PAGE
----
[ppml] IPv6 addresses really are scarce after all
Iljitsch van Beijnum
iljitsch at muada.com
Sat Aug 25 08:15:32 EDT 2007
[CCing this to ARIN PPML and RIPE address-policy, but Reply-To:
ietf at ietf.org, when replying, please pick just one list. Also, please
read Thomas' entire original message at http://www1.ietf.org/mail-
[You may want to skip ahead to my point about the HD ratio at the end.]
On 24-aug-2007, at 23:34, Thomas Narten wrote:
> The fact is, the /48 boundary is _NOT_ architectural,
True. However, this doesn't mean that /48 is completely arbitrary,
either. /64 for subnets is based on the availability of 64-bit unique
numbers in the form of MAC addresses that make it possible to have
stateless autoconfiguration where a system always has the same
address without the need for explicit coordination or configuration.
People often attribute the fact that IPv4 addresses didn't run out in
2005 as predicted in the early 1990s to NAT, but there is another
technique that is even more popular than NAT that also played in
important rule: ethernet switching. Back when IPv6 was designed, it
was common to have a substantial number of different subnets for
different purposes to avoid having unnecessary large "collision
domains". These days, you can easily throw hundreds, if not thousands
of systems in a single subnet without performance penalties so most
networks don't need all that many subnets. So the original goal of
providing something a number of subnets that is large enough for
99.9% of all IPv6 users arguably required a /48 (65536 subnets). With
2000::/3 given out for global unicast purposes, that allows 2^45 /
48s, which should be more than enough to give all inhabitants of the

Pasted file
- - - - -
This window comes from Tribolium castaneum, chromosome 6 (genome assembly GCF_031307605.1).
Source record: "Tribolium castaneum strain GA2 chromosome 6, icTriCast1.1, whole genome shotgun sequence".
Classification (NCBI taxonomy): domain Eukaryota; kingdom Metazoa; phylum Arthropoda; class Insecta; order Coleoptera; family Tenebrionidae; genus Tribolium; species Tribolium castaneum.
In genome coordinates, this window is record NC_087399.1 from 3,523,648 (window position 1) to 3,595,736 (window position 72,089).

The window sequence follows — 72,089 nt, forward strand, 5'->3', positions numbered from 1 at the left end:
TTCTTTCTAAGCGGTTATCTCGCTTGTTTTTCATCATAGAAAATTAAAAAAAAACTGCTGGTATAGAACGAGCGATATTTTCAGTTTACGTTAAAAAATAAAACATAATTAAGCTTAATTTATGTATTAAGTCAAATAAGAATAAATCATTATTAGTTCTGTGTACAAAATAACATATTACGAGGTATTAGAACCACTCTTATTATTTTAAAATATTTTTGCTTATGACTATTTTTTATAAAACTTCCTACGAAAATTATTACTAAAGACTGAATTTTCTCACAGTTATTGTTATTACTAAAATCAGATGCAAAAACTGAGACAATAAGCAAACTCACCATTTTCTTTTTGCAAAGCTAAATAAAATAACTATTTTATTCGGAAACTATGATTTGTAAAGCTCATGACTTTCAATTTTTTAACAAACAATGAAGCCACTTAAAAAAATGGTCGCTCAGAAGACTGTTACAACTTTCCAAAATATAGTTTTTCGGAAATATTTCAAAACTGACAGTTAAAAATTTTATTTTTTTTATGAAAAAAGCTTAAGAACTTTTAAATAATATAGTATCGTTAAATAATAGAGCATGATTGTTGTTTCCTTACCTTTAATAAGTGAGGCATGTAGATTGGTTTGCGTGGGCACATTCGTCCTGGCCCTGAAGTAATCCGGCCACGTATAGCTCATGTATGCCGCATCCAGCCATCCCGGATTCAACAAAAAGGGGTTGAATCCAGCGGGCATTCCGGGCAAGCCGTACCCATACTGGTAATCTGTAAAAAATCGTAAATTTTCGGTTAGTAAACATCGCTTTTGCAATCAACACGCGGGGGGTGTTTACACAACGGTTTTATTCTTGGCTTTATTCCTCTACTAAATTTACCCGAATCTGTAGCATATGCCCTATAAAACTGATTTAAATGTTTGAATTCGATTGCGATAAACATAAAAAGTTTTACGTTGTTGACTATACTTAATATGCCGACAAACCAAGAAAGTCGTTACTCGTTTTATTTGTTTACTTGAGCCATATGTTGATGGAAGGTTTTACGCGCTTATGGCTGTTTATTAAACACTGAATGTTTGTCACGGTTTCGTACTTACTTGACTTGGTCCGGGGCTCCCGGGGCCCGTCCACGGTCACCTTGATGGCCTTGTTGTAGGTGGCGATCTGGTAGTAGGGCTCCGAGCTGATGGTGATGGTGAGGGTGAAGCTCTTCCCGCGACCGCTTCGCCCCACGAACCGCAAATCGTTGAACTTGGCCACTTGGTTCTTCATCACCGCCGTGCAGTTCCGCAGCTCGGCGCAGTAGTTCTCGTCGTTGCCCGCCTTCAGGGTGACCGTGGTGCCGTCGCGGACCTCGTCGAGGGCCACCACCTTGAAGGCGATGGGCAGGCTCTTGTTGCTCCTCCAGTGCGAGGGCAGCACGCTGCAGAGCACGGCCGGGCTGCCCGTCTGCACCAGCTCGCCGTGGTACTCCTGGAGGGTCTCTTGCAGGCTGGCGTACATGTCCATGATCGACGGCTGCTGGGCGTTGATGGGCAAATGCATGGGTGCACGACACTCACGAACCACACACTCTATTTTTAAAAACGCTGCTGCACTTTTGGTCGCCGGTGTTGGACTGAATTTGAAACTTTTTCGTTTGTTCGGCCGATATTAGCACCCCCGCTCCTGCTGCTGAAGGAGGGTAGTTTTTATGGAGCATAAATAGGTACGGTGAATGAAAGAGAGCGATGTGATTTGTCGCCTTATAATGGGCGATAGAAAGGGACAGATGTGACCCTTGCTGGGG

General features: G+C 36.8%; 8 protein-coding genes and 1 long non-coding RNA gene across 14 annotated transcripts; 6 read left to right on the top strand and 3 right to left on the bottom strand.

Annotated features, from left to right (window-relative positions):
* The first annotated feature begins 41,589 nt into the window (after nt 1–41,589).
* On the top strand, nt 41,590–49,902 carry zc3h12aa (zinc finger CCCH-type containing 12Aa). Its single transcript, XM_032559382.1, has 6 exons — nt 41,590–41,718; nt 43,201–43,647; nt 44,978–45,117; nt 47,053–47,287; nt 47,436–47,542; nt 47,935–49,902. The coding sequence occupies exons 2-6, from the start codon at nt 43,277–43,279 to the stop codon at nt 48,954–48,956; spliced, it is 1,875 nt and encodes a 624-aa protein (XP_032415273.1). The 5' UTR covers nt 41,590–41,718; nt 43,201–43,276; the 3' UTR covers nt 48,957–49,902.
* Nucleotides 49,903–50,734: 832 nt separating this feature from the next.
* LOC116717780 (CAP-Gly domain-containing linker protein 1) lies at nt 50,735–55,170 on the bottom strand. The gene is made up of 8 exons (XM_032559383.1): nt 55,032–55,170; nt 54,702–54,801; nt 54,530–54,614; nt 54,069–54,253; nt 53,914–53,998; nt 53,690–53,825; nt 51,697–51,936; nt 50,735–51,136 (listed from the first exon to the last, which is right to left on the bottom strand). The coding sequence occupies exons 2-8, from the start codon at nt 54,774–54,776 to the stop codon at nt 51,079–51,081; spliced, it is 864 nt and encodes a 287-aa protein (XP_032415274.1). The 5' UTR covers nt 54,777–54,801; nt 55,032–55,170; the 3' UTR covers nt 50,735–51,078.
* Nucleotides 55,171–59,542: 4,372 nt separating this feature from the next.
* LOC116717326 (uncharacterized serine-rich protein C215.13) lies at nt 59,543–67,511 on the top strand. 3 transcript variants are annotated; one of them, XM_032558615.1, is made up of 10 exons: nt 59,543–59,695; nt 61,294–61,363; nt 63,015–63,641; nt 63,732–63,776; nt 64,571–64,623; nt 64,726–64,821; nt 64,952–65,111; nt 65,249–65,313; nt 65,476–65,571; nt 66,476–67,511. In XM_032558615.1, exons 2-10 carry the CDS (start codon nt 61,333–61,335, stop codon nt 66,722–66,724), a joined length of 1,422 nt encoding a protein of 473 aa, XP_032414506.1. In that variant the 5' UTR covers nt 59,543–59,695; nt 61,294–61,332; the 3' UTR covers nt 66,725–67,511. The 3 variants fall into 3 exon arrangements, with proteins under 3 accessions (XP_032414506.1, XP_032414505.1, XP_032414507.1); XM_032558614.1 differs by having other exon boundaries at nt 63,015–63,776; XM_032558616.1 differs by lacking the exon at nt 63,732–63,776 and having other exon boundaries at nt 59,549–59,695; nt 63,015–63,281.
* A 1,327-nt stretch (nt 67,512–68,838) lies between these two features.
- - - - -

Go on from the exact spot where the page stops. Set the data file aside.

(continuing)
planet their own /48 with a few to spare.
So a /48 is both big enough for pretty much everyone, and small
enough that we can give one to pretty much everyone. Last but not
least, it's very useful to have a standard size, because then, if you
go from one ISP to another, you're never in the situation where you
need to renumber into a smaller block of address space, which is
much, much harder than just replacing the first X bits of the address
(where X is presumably 48). This was especially true in the presence
of DNAME and bitlabels in the DNS. For those of you that don't know
about this, it's rather complex and now obsolete, but around the turn
of the century, this was a hot new mechanism to support easy
renumbering in the DNS. (Read about it here http://www.apress.com/
book/supplementDownload.html?bID=10026&sID=3120 but don't say I
didn't warn you.)
So /48 was certainly "a good idea at the time". If we were doing all
of this today, we could probably go a bit lower than 65536 subnets,
such as 4096, but not THAT much lower. For instance, 256 subnets (/
56) is still a very large number, so it assumes that people will be
subnetting, but I'm not confident that it's enough for 99.9% of all
future IPv6 users.
Another issue is what we give to people who aren't going to build a
network with subnets. The old recommendation was a /64 (= 1 subnet)
for users who don't need to subnet. But unlike with IPv4, where end-
users often get a single IP address and turn that into a subnet with
NAT, with IPv6 you pretty much always need TWO subnets, although one
of them can be shared. For instance, if I want to connect a bunch of
computers in my home to my DSL line with IPv6, I need a /64 on my
wifi network at home, but it's not really possible to use addresses
from that same /64 between my ADSL modem and the DSL concentrator at
the central office. As an ISP, I could set up one /64 to talk to all
the DSL modems connected to a central office and then delegate a /64
to each user, but this is problematic for technical reasons
(broadcasts/mulsticast vs NBMA) and control issues (which user does
traffic from an address in that shared /64 come from).
So if I were designing an ISP network, I would want to give at least
two /64s or a /63 to every customer. In practice, it's much easier to
go up a few bits and make it a /60, where I use one /64 for the SIP-
customer link and the customer gets to use the other 15 subnets
however they want. This way, I avoid getting support calls from
people who want to have an extra DMZ subnet or different subnets for